Act leader David Seymour has delivered a billion dollars in mock currency to an education union today in an election stunt.
The mock currency features Seymour's mug on a $20,000 note.
Seymour pushed a wheelbarrow of the money into the NZEI offices and up to the reception on the 13th floor.
He was slightly surprised when the receptionist accepted the offer, telling him to leave it by the desk. On the way out there was some discussion amongst staffers about returning to ask for the wheelbarrow back.
Seymour says the symbolism behind the stunt is the NZEI's rejection of Act policy that would give schools $1 billion in bulk funding, to replace the current funding of teacher salaries.
This month Act announced policy to set-up "good teacher grants", which would bulk fund schools for teacher salaries at a rate of $93,000 a teacher.
Schools opted into it would decide which teacher was paid what. The scheme would cost $975 million, and Act said it would give schools the ability to pay good teachers near $120,000.
Seymour today said there was a shortage of quality teachers, particularly in Auckland. A major secondary school recently told him no applicants for a vacancy were suitable.
"This is a crisis that is happening all over New Zealand ... the only way to resolve that is to increase teacher pay and move beyond the failed union model that has seen their pay fall so dramatically.
"This is the first time the Act Party has advocated for a substantial increase in spending and we think for our kids it is worth it."
A spokesman for the Reserve Bank said the fake "David dollars" were not in breach of the law.
"The main point of the law and our guidelines is to protect against counterfeiting. If reproduction banknotes are unlikely to be confused with the real thing, then they are of less concern to us."
Education union NZEI Te Riu Roa president Lynda Stuart has said Act's policy was "staggeringly out of touch" with what teachers say matters to them. She said teachers wanted a career framework rather than singling out a few for higher pay.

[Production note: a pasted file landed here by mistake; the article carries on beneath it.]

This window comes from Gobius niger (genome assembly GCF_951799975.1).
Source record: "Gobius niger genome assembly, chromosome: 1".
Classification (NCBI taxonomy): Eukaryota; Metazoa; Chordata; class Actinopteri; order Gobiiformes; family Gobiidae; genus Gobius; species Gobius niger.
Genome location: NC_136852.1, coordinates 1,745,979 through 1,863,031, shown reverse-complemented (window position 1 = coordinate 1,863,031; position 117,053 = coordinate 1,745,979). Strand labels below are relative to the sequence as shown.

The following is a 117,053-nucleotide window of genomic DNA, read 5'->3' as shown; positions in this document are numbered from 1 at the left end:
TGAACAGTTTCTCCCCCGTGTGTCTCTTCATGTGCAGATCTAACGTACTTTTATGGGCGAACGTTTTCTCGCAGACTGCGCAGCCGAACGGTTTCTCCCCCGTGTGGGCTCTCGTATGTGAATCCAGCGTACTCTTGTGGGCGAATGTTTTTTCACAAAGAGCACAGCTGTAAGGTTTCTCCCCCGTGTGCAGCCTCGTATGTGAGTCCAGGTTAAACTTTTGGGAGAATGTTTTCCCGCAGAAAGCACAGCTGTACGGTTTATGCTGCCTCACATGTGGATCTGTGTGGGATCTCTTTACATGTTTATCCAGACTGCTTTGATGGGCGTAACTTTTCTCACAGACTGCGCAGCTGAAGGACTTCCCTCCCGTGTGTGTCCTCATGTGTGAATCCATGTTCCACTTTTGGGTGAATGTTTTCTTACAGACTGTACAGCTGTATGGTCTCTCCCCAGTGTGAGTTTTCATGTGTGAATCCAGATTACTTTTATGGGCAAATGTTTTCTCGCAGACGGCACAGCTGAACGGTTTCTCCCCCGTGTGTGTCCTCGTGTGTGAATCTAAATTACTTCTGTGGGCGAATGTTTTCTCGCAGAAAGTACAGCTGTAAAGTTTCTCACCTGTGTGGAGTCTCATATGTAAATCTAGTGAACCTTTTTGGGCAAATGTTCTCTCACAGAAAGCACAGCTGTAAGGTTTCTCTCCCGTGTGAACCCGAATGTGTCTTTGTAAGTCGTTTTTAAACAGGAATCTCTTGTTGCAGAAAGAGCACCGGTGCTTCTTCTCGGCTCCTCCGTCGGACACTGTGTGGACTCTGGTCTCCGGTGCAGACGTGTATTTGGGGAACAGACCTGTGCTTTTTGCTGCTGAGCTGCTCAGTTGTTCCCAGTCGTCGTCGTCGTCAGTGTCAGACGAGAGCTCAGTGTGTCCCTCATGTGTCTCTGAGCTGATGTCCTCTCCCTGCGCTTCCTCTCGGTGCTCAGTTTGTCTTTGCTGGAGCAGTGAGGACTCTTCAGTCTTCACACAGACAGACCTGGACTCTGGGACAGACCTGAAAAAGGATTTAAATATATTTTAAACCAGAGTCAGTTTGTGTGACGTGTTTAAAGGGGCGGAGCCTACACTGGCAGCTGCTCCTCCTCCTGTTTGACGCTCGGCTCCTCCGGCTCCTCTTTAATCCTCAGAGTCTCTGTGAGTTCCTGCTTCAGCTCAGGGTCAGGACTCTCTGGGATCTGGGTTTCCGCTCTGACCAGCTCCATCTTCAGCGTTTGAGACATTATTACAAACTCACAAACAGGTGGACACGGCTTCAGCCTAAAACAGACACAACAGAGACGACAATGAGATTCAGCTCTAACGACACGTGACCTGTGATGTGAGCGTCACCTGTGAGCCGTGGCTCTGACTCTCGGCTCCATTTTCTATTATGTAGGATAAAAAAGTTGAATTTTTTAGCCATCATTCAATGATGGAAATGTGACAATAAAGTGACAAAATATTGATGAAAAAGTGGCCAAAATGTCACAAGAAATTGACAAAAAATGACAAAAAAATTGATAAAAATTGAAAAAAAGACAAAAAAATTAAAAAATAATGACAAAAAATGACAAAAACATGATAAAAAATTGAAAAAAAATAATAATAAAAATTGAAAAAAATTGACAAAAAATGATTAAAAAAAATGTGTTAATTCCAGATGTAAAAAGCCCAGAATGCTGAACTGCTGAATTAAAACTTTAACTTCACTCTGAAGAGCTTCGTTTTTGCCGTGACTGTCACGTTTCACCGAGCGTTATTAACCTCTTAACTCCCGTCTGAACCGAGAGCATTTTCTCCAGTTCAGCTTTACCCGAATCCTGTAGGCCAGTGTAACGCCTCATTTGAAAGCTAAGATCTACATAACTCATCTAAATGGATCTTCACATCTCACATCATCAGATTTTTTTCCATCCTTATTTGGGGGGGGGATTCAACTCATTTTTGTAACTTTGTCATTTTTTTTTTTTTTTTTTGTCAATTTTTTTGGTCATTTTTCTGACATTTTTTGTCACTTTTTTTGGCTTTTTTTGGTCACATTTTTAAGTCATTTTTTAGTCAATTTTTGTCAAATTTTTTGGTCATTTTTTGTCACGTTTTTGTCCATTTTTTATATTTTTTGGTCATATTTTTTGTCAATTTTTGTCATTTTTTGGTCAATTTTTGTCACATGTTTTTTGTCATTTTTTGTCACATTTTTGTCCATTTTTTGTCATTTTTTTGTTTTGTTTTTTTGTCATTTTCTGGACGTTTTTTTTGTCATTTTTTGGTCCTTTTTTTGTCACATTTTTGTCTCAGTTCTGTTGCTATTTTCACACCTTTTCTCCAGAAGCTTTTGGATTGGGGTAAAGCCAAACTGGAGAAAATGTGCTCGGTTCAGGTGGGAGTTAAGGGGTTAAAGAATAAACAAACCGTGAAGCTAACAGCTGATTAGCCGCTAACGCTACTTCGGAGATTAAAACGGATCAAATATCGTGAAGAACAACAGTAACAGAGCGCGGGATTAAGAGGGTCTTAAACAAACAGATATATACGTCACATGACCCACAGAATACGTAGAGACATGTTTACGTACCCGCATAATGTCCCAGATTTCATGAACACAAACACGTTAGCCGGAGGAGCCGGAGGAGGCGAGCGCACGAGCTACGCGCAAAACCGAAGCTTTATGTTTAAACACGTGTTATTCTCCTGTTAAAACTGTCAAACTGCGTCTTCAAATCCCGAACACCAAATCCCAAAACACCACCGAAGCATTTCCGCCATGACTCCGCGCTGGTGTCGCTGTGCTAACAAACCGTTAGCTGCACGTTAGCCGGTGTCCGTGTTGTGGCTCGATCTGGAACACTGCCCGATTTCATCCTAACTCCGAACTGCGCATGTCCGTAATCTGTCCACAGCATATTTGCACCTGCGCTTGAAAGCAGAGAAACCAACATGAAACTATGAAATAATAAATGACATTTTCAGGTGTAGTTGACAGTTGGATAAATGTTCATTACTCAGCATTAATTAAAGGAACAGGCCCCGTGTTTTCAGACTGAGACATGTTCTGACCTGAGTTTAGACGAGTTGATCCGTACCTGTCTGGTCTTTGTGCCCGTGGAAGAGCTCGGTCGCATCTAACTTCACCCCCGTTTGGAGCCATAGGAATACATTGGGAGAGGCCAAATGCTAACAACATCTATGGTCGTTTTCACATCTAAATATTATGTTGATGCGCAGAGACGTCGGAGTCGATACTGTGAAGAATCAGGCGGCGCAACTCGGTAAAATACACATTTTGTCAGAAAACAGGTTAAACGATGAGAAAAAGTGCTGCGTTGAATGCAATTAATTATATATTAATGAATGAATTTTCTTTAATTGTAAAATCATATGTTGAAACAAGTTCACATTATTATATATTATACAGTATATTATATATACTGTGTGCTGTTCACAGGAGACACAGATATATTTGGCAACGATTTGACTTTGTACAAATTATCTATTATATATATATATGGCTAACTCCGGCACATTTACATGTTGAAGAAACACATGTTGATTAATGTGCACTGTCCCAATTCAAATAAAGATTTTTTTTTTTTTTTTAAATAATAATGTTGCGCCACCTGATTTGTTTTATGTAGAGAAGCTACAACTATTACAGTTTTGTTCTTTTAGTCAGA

"This is straight out of Act's playbook - undermine public education, undermine teachers, and undermine unions.
"However, it is good to see Act acknowledging that teachers need to be paid more. But with teacher workload growing, along with a teacher shortage, all teachers need a pay rise, not just some."
Seymour is education under-secretary and his party established charter schools as a part of Act's confidence and supply agreement with National for the past nine years.
'People will be surprised'
With three days to go until the election Act leader David Seymour says he is confident his party's vote on Saturday would defy polls that put it below 1 per cent.
"You could get despondent about polls. But I look at all the other indicators - our people have delivered 580,000 direct mail letters...our social media impact is we are interacting with 400,000 people a week," Seymour told the Herald.
"I think on the night people will be quite surprised at how Act does. We have got to get 30,000 votes in order to get a second MP, 45,000 to get a third."
Seymour said he felt there was no danger he would lose his Epsom seat, but said it would be a failure if he was Act's only MP after the election.
He frequently clashes with NZ First leader Winston Peters - who he recently called a "charismatic crook" and who has in turn dubbed the Act leader a Chihuahua - but said he would be willing to support a coalition with Peters in it. Whether the reverse is true is another matter.
"Winston is dangerous and toxic. And I still think that. But what has become clear is that keeping Labour out is going to require everybody to take one for the team."
Seymour was also critical of Bill English for urging voters this week to "cut out the middle man" and make a choice between National or Labour.
"That is the kind of stuff that loses elections. He should be recognising that after this election, just like the last the last seven MMP elections, we will be governed by a coalition."